How so many tend to forget the lessons from the past like Mary and Martha. There can certainly be a balance between being fed and serving. But for many, it is often too much of one thing and not enough of the other. Now as they went on their way, Jesus entered a village. And a woman named Martha welcomed him into her house. And she had a sister called Mary, who sat at the Lord’s feet and listened to his teaching. But Martha was distracted with much serving. And she went up to him and said, “Lord, do you not care that my sister has left me to serve alone? Tell her then to help me.” But the Lord answered her, “Martha, Martha, you are anxious and troubled about many things, but one thing is necessary. Mary has chosen the good portion, which will not be taken away from her.” –Luke 10:38-42
Matthew Henry put it best when he wrote that “religious exercises are not vain things, but, if we mismanage them, they become vain to us.” There is nothing wrong with having a zeal to doing things, but we must remember that zeal and passion by itself will go terribly amiss. People are shocked at the condition of the world because they spend their time talking over God and not stopping to listen, reflect, and grow. When we focus our attention on God and His Word first and foremost, we then tend to have a deeper desire to know Him, love Him, and trust Him more in this fallen world. We learn that He does have all things under His providence and will, and as such…we take comfort and strength in facing the daily matters around us. We are not shocked or surprised when evil rears its ugly head, because we know that in the end of all things…God! As such, we need to use our knowledge and experiences along with our zeal and passion to strive for a corrective balance in our day to day life! We can worship and glorify God most by focusing on His Word and truth, placing them in our hearts. But, also still serve His Church by sharing His truth and tending to His flock. It is just a matter of where lies our priorities in the things we say and do!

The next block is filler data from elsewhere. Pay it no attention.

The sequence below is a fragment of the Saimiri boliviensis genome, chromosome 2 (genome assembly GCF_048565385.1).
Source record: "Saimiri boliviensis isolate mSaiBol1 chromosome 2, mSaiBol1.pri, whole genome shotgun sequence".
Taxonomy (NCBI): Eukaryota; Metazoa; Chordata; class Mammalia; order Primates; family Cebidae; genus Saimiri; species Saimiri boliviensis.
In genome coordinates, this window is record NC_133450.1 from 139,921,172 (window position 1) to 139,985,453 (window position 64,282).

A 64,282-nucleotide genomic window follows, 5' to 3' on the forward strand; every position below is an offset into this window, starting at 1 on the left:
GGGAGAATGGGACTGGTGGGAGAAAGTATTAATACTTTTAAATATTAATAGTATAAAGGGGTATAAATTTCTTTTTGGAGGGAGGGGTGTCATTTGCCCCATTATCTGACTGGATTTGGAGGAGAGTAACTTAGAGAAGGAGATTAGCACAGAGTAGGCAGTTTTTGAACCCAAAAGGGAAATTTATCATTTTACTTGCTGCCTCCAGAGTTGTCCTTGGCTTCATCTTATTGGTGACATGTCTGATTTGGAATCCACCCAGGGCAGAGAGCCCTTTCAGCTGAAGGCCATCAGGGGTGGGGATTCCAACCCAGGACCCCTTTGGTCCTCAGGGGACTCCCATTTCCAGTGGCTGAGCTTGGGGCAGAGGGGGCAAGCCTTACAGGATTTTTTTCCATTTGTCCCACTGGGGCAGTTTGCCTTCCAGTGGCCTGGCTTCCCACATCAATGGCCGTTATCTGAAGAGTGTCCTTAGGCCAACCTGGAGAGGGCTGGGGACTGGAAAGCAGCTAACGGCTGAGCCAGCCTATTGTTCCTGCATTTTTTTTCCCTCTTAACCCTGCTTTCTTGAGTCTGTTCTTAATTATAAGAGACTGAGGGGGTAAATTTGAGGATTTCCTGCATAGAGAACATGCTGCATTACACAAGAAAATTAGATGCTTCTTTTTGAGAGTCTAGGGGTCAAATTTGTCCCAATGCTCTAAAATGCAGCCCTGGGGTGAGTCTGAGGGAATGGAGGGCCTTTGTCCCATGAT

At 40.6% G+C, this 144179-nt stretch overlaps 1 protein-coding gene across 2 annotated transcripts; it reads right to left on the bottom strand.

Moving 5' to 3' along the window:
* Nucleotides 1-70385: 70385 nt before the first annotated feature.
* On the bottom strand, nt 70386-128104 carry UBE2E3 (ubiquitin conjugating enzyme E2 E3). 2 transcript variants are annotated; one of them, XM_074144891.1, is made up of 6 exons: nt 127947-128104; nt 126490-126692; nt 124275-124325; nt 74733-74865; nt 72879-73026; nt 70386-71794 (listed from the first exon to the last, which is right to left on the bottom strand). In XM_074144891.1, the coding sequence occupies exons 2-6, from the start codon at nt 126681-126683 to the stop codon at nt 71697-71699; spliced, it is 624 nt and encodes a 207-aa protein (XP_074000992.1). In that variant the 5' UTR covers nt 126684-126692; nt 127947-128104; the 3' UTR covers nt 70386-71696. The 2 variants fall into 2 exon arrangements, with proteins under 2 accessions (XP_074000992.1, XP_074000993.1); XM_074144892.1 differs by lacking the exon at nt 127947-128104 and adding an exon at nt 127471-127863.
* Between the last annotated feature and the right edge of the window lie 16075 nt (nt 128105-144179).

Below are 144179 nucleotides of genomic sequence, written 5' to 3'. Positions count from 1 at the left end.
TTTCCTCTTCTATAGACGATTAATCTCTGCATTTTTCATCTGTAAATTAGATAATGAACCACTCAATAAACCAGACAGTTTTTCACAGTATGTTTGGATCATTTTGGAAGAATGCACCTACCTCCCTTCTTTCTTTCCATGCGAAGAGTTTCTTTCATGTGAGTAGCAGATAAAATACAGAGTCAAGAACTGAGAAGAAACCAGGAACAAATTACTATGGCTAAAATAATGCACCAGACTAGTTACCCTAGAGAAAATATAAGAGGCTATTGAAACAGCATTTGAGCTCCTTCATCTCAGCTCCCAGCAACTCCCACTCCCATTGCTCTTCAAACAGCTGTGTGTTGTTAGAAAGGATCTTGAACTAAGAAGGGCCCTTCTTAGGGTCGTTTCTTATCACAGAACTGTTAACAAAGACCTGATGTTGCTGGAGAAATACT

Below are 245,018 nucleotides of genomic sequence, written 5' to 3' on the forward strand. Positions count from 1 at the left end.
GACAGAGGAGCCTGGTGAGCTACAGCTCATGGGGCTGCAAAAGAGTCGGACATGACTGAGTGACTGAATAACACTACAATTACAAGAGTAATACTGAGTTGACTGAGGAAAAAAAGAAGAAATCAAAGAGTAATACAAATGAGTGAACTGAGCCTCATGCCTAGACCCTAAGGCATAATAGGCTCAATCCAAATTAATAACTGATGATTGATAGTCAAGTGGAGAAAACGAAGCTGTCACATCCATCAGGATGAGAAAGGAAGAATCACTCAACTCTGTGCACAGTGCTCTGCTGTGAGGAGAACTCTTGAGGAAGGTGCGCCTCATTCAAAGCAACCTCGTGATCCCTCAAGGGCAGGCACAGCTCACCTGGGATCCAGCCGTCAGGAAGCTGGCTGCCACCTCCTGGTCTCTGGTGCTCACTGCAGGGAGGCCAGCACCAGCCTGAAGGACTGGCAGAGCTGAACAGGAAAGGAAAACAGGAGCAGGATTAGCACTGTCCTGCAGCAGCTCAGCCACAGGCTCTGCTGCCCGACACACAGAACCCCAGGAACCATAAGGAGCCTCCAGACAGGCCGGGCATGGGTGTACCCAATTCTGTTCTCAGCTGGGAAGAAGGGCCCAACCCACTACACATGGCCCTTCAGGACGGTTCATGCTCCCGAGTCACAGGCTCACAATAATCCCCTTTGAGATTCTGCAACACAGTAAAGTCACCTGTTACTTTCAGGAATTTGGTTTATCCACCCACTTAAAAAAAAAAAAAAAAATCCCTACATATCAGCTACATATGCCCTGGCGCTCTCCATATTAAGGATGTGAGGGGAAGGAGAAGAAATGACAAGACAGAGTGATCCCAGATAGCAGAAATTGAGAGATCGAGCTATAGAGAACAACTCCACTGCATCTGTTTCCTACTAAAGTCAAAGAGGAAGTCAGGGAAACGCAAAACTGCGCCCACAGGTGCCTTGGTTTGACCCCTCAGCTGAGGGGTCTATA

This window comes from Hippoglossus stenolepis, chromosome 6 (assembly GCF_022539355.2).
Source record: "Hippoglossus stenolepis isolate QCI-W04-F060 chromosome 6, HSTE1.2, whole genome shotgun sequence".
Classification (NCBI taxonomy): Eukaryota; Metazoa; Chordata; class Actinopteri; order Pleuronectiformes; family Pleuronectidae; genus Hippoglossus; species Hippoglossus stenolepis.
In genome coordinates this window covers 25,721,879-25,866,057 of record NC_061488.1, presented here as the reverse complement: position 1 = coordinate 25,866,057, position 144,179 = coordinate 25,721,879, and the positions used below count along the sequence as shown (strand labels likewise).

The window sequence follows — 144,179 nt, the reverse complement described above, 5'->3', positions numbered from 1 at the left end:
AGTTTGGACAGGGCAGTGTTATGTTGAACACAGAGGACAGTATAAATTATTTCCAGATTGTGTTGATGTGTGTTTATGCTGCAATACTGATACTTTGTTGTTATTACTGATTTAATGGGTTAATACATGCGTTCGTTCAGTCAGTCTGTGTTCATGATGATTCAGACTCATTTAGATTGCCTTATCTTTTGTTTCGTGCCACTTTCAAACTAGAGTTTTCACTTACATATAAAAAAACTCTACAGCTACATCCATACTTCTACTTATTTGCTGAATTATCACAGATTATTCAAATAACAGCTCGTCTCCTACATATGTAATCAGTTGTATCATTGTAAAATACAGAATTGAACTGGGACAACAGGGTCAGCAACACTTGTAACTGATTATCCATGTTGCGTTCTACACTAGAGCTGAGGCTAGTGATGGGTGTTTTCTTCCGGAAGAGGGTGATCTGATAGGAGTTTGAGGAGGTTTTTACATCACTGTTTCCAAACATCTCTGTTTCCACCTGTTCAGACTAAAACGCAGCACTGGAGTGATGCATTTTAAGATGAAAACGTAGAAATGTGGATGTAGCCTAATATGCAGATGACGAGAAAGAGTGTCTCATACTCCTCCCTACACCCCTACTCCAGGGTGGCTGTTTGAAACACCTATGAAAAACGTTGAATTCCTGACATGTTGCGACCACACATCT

Our flesh keeps getting in the way of our spiritual understanding and retention. I tend to trip over my own flesh as easy as tripping over shoe laces. We learn, yet so quickly forget. Peter, John, and James were exposed to a truth that should have solidified their faith and trust in their Messiah. From what they experienced, there should have never been a worry about the coming cross, knowing that on the other side was the redemption that all mankind desperately needed to have peace with God. Yet, impetuousness and worldly distractions caused them to miss key elements in their walk with Christ. Peter had zeal, but he lost focus with Jesus while worrying more on humanly matters. Even the vast majority of todays church have their priorities skewed from the proper goal. When we seek first the kingdom of God and His righteousness, we know that all things are taken care of by His hand. The storms around us are of no worry. We know they are coming, that they are here, but we rest in our Savior’s hands…He has overcome the world!
I personally need to remember that there will be mountain top experiences from God that should teach, encourage, and comfort me. But when I return back to the sorrows of this world, I need to remember His glory and be able rest in the truths I’ve learned. If I don’t, then I have to ask myself “what did I forget on that mountain?” The three Apostles saw the glory, yet when the sorrow storms hit they quickly forgot. Jesus kept saying that on the 3rd day He will rise, be raised up! We get a proper perspective of the lowlands from a higher point of view. Jesus gave them that. God gives us His Word to help us remember what our perspective can, and should, be. When we reign in our hastiness and our impulsive mannerisms and speech, we tend to hear His Word more clearly, know His will more clearly, and can glorify and worship Him more sincerely. God provides His Light and Truth to us on the mountaintops so we can survive the valleys. We just need to put aside our distractions, laying aside every weight and the sin that entangles us, and listen…to Him.
God tells us in His Word in Isaiah 46:8-10 to “Remember this, and be assured; Recall it to mind, you transgressors. Remember the former things long past, For I am God, and there is no other; I am God, and there is no one like Me, declaring the end from the beginning, and from ancient times things which have not been done, saying, ‘My purpose will be established, And I will accomplish all My good pleasure’”.
The Preacher in Ecclesiastes 12:13-14 summarizes our duties proper saying “The conclusion, when all has been heard, is: fear God and keep His commandments, because this applies to every person. For God will bring every act to judgment, everything which is hidden, whether it is good or evil.”